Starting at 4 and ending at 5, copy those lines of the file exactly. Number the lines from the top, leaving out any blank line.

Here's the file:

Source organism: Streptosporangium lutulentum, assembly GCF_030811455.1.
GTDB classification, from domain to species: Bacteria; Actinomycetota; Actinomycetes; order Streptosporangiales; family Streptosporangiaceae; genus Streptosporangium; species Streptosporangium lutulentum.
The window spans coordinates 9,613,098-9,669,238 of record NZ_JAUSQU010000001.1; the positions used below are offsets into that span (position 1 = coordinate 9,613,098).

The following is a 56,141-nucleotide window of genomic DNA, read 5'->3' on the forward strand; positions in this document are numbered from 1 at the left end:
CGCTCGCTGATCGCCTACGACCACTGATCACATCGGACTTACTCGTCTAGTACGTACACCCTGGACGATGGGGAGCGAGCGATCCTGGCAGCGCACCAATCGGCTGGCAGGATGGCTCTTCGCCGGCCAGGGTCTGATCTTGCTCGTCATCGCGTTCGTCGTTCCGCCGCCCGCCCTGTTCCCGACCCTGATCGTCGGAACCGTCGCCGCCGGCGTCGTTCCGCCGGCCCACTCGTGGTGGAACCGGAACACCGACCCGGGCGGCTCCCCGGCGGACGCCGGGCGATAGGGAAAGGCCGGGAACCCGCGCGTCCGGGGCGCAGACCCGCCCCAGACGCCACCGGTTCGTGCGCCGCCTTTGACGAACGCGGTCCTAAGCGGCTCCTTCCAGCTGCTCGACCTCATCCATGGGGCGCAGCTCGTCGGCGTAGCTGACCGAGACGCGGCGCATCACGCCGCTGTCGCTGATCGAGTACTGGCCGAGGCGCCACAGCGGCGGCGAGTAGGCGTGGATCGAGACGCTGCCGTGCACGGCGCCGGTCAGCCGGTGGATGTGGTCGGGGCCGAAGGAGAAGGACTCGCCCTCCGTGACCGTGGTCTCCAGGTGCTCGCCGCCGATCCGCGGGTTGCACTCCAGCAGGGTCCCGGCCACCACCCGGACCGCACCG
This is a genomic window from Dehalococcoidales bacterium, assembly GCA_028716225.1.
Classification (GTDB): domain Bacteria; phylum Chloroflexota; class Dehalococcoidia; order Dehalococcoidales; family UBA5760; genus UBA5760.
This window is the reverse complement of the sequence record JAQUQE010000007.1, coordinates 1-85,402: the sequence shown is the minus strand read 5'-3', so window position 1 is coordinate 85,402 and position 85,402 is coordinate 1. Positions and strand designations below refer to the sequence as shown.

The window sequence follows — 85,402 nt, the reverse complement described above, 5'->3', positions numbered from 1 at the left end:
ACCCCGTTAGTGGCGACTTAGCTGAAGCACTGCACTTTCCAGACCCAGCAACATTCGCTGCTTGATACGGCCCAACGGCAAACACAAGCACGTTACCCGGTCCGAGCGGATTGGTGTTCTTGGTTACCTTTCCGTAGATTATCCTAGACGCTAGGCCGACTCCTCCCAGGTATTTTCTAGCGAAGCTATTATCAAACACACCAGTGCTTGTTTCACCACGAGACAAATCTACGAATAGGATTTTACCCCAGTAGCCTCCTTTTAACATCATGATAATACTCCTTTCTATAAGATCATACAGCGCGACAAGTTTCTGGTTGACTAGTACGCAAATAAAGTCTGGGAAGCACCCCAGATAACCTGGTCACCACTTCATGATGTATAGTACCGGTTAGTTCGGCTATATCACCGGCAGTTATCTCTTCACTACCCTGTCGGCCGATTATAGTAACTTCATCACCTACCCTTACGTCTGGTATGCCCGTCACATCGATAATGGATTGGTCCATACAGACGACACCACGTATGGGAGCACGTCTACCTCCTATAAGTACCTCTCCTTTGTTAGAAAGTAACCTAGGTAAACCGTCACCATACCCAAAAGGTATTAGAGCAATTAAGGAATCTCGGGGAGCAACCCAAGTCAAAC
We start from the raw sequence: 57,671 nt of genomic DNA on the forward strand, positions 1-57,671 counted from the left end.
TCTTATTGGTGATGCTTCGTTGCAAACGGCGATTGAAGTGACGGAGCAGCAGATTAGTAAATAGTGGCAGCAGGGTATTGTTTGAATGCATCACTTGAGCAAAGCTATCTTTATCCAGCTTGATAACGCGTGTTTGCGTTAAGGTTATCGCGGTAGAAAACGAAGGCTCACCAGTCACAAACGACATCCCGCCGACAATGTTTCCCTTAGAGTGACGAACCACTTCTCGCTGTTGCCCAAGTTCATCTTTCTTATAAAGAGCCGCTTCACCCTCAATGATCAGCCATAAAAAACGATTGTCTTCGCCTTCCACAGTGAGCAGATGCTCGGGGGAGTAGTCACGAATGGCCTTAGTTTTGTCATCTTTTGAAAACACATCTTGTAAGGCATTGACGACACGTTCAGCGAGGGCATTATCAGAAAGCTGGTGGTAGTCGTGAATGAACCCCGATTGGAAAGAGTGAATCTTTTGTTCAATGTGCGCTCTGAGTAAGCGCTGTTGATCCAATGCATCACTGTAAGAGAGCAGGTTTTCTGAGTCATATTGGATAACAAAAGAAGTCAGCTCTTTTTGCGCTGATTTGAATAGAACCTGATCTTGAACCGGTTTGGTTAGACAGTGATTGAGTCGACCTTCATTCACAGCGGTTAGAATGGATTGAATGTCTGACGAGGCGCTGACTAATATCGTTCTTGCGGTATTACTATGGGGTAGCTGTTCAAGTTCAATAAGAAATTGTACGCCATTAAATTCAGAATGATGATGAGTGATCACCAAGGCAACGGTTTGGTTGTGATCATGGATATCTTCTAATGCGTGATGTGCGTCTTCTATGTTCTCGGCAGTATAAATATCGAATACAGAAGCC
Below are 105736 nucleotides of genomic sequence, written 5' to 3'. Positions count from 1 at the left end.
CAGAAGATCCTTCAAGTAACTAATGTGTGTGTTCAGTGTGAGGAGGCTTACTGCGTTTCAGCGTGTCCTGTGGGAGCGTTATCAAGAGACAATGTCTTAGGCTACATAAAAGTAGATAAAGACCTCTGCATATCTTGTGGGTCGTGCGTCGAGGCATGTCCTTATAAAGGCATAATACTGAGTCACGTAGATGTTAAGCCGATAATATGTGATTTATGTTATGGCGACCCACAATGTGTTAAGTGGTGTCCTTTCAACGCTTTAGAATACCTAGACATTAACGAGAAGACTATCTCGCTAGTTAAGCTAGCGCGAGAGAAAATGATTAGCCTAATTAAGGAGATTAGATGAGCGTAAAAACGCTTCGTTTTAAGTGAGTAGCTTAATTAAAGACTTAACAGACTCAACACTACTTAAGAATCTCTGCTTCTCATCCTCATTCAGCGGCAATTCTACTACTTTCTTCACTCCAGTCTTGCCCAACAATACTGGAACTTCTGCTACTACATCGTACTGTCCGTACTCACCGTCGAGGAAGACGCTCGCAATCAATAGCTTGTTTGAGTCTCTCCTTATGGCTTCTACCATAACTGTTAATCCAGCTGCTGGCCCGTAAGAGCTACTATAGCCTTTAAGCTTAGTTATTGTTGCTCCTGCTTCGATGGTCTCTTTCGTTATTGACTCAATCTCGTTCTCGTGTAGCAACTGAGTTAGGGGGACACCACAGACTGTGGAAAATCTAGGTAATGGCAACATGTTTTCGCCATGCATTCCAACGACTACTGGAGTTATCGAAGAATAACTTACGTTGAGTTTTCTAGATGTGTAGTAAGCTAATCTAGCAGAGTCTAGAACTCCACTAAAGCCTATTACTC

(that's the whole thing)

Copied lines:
The following is a 56,141-nucleotide window of genomic DNA, read 5'->3' on the forward strand; positions in this document are numbered from 1 at the left end:
CGCTCGCTGATCGCCTACGACCACTGATCACATCGGACTTACTCGTCTAGTACGTACACCCTGGACGATGGGGAGCGAGCGATCCTGGCAGCGCACCAATCGGCTGGCAGGATGGCTCTTCGCCGGCCAGGGTCTGATCTTGCTCGTCATCGCGTTCGTCGTTCCGCCGCCCGCCCTGTTCCCGACCCTGATCGTCGGAACCGTCGCCGCCGGCGTCGTTCCGCCGGCCCACTCGTGGTGGAACCGGAACACCGACCCGGGCGGCTCCCCGGCGGACGCCGGGCGATAGGGAAAGGCCGGGAACCCGCGCGTCCGGGGCGCAGACCCGCCCCAGACGCCACCGGTTCGTGCGCCGCCTTTGACGAACGCGGTCCTAAGCGGCTCCTTCCAGCTGCTCGACCTCATCCATGGGGCGCAGCTCGTCGGCGTAGCTGACCGAGACGCGGCGCATCACGCCGCTGTCGCTGATCGAGTACTGGCCGAGGCGCCACAGCGGCGGCGAGTAGGCGTGGATCGAGACGCTGCCGTGCACGGCGCCGGTCAGCCGGTGGATGTGGTCGGGGCCGAAGGAGAAGGACTCGCCCTCCGTGACCGTGGTCTCCAGGTGCTCGCCGCCGATCCGCGGGTTGCACTCCAGCAGGGTCCCGGCCACCACCCGGACCGCACCG